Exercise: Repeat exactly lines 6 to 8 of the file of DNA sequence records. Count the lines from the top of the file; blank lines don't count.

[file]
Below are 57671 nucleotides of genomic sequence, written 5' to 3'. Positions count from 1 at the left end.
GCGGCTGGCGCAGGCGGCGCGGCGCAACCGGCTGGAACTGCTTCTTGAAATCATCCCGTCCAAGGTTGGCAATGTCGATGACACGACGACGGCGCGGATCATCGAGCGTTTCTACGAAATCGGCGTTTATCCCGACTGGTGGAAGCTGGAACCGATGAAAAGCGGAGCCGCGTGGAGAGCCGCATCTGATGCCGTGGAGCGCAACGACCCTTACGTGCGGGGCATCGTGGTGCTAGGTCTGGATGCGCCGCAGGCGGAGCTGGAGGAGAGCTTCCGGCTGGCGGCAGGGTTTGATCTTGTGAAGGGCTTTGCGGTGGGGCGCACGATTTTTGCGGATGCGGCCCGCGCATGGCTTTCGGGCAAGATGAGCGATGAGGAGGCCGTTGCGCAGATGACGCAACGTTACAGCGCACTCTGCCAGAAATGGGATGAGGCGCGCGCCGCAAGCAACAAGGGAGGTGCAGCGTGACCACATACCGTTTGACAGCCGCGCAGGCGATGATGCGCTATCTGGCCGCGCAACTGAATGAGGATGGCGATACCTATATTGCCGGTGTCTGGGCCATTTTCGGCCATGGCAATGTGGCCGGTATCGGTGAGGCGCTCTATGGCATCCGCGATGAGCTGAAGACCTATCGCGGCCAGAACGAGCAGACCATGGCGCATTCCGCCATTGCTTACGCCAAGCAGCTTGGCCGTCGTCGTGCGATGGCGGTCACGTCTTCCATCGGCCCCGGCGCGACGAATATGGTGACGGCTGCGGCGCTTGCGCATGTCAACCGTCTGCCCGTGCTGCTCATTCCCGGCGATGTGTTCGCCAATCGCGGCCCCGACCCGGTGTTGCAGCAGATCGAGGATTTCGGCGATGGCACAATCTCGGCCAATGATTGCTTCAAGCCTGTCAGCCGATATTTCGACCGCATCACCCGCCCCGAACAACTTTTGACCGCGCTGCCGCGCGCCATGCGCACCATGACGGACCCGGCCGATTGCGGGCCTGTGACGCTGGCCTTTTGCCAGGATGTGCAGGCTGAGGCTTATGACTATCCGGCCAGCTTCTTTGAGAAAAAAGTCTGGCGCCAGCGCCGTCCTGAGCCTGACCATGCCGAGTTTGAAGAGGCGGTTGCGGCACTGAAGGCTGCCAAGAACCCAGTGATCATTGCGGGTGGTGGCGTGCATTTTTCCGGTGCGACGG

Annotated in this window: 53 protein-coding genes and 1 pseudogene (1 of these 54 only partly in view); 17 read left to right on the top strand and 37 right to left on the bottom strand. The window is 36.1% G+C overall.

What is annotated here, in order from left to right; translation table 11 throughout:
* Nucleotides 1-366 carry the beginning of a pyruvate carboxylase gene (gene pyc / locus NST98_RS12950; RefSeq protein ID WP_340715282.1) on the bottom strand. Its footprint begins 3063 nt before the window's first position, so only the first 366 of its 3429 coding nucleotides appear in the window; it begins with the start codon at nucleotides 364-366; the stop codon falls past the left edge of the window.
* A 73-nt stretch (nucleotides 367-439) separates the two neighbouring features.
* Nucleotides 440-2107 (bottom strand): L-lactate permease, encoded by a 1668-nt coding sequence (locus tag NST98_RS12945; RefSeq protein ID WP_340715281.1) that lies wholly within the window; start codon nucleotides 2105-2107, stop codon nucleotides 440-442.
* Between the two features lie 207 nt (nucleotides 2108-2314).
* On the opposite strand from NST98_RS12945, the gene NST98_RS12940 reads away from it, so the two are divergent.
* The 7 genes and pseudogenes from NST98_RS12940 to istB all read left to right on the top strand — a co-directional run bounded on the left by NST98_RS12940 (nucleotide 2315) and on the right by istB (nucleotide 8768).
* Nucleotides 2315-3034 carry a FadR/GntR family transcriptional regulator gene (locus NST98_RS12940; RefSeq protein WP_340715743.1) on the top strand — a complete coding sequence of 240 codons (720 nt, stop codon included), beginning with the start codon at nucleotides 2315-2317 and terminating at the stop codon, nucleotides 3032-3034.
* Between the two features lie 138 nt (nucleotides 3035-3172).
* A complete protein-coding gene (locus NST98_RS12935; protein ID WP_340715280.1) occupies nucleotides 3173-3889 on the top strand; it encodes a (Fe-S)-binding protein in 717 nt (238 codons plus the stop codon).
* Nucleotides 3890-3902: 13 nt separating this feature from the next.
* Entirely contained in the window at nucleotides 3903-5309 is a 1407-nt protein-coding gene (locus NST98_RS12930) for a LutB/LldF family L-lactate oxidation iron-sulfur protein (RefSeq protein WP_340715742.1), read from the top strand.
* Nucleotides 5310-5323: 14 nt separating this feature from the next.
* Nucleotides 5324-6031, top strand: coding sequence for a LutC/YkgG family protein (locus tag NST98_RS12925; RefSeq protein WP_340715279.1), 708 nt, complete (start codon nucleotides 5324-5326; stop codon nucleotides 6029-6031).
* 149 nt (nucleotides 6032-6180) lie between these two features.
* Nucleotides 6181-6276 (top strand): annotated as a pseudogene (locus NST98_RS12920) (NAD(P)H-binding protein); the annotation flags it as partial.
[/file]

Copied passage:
* A 73-nt stretch (nucleotides 367-439) separates the two neighbouring features.
* Nucleotides 440-2107 (bottom strand): L-lactate permease, encoded by a 1668-nt coding sequence (locus tag NST98_RS12945; RefSeq protein ID WP_340715281.1) that lies wholly within the window; start codon nucleotides 2105-2107, stop codon nucleotides 440-442.
* Between the two features lie 207 nt (nucleotides 2108-2314).